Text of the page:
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Charlie Duff

Sift Media


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Tory plans to raise retirement age


Following a high court ruling the age of retirement could stay, the Conservatives have announced they would raise the state retirement age to 66 – for both men and women.

Although there are already plans to raise the retirement age, the present Government is not seeking to raise the age to 66 until 2026. The Conservatives announced at their party conference earlier this week that they would seek to bring this forward by ten years for men and six years for women.

Many people already work beyond state retirement age and with an increasingly older population it seems keeping the state pension age at 60 for women and 65 for men is unsustainable.

Chris Ball, Chief Executive of TAEN – The Age and Employment Network, said: "The focus should be on encouragement and incentivising delayed retirement and any thoughts of accelerating the uplift of state pension age should be put back a long way until there has been a fundamental review of state pensions and restoration of the link with average earnings."

TAEN has argued for an end to cliff-edge retirement. Ball added: "State Pension Age should be an age of entitlement but people should be encouraged to defer retirement and continue working longer if they are able to or need to. They could then choose whether to draw their pensions at state pension age or later. If the gains from doing so were clear, many more would put off taking their state pension until their actual retirement dates. This would mean more taxation revenue, so it would benefit the economy."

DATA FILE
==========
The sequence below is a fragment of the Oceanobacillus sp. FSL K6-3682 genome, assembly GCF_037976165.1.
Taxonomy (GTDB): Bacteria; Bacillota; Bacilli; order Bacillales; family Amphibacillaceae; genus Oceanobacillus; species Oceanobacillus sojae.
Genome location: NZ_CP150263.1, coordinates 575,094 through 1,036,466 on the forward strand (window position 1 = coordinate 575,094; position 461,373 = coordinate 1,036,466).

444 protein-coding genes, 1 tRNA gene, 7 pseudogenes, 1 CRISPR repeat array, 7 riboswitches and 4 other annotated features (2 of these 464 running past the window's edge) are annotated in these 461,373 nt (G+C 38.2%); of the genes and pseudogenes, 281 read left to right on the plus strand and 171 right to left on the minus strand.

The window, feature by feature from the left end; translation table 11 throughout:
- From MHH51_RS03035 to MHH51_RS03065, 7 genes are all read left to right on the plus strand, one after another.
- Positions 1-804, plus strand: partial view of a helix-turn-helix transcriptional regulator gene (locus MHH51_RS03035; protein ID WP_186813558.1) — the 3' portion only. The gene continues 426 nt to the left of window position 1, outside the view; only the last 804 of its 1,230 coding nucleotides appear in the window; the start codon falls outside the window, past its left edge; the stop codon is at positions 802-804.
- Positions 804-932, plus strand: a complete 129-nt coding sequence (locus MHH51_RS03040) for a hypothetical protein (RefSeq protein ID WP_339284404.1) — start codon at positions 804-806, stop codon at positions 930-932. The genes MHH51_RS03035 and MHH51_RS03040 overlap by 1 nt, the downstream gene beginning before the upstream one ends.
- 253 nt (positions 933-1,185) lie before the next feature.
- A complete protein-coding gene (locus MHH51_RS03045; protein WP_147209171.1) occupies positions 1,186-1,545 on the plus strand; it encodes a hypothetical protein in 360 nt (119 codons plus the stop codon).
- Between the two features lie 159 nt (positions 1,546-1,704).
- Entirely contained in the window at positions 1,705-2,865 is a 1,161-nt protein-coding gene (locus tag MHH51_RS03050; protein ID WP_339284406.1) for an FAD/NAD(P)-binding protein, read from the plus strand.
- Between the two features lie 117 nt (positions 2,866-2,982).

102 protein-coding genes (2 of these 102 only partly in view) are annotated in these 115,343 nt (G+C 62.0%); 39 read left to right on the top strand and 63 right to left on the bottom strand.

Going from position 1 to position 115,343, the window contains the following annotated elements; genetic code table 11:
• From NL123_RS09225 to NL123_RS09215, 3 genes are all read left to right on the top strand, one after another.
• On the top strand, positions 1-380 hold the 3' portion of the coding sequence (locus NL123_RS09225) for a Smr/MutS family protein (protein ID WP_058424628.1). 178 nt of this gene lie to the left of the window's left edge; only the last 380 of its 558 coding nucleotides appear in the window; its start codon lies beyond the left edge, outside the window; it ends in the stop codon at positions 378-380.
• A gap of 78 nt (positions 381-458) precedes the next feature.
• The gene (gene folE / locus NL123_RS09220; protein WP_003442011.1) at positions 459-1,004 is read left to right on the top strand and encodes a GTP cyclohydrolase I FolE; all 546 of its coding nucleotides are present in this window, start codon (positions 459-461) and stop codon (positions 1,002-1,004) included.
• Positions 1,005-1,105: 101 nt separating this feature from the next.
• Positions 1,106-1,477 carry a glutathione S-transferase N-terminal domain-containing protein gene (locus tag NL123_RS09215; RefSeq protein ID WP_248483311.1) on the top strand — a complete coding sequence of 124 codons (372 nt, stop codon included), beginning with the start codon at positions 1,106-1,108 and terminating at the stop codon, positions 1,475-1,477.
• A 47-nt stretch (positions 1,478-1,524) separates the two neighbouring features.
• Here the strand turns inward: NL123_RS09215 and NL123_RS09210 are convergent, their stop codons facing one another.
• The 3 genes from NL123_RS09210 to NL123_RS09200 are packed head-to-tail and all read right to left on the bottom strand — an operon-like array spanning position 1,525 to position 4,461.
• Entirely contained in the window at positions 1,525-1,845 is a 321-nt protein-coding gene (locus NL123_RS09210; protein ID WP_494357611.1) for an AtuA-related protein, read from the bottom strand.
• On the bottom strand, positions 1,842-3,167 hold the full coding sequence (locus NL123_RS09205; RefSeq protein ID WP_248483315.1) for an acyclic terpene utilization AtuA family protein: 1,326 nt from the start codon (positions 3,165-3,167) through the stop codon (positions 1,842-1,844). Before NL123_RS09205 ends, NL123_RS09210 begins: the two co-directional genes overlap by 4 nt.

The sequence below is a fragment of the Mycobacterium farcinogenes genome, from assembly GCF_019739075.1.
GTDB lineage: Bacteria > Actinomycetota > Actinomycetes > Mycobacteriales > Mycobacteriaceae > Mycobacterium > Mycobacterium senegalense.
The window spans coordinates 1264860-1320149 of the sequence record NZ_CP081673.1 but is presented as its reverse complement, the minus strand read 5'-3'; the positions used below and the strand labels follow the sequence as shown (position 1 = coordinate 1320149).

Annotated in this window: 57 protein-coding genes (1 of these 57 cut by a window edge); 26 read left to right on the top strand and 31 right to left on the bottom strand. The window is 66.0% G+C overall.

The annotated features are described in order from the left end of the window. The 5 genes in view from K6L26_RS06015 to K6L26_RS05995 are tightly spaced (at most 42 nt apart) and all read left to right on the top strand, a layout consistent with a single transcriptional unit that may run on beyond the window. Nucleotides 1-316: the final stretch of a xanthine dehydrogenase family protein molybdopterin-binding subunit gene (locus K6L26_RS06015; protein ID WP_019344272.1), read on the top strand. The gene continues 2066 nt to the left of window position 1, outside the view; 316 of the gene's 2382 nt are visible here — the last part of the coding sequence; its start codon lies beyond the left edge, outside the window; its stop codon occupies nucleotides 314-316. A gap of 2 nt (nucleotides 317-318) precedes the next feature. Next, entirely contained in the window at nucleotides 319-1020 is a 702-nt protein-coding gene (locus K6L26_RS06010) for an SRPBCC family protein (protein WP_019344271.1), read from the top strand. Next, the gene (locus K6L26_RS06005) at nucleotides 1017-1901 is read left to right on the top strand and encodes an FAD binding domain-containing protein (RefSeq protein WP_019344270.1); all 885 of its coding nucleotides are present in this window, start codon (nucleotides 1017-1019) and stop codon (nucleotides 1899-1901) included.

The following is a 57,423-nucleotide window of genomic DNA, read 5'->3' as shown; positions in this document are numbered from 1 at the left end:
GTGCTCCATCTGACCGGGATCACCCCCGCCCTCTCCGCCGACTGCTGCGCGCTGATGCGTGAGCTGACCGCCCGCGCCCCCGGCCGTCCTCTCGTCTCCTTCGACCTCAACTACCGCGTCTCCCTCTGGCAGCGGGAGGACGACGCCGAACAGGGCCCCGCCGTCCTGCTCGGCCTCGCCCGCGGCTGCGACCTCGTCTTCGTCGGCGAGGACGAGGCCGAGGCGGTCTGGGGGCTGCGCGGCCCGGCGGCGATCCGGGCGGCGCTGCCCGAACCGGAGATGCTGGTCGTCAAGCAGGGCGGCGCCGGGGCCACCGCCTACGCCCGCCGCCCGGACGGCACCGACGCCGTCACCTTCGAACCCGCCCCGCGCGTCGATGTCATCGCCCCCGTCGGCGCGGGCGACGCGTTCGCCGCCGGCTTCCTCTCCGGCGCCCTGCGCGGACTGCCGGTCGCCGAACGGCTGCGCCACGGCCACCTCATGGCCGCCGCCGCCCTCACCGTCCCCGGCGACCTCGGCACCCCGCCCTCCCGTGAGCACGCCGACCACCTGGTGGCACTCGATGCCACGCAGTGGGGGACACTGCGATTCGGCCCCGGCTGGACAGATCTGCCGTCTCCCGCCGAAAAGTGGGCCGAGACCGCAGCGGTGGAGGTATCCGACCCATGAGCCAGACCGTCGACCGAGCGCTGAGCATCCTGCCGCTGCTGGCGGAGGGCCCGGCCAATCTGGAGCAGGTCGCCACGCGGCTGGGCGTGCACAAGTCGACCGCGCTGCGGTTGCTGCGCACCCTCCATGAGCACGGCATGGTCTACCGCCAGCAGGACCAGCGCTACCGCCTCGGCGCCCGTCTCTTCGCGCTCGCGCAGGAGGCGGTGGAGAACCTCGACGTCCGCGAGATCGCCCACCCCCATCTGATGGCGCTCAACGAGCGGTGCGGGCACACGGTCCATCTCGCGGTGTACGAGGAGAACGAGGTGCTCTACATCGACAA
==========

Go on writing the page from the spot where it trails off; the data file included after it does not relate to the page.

For those who are expecting to be able to retire soon there could be hard choices if the Conservatives become the next government and implement the propsed policy. Those who do retire at the state retirement age often do so because of stressful working lives, injuries or caring responsibilities. Workplaces may find themselves having to support these workers more, when they didn’t expect to. HR may find itself having to redesign jobs to enable older workers to cope.

This could prove an opportunity, particularly if the Conservatives increase the value of the state pension, but whether this will be is the case is as yet unclear.

Meanwhile, there is widespread ignorance about pensions among employees and employers, according to new research from the CIPD. While 55% had joined a company pension scheme, only one in four (28%) knew how much they should be saving into it for a comfortable retirement. More than half (56%) were worried that they will not have enough.

Meanwhile many others had unrealistic ideas of how they were going to fund their retirement, with inheritance (19%) and property (21%) featuring highly in people’s plans even though, in most cases, the sums did not add up.

The survey also found that HR has a lot of work to do in convincing employers, who are often not clear about the business case for DC pensions. Few organisations offer detailed advice for employees on how much to save and that the level of employer contributions are often set by a ‘herd mentality’ of looking at the competition rather than any well-thought-out analysis. Smaller firms often only offer pensions for compliance purposes, the survey of 61 employers and 840 employees found.

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Charlie Duff


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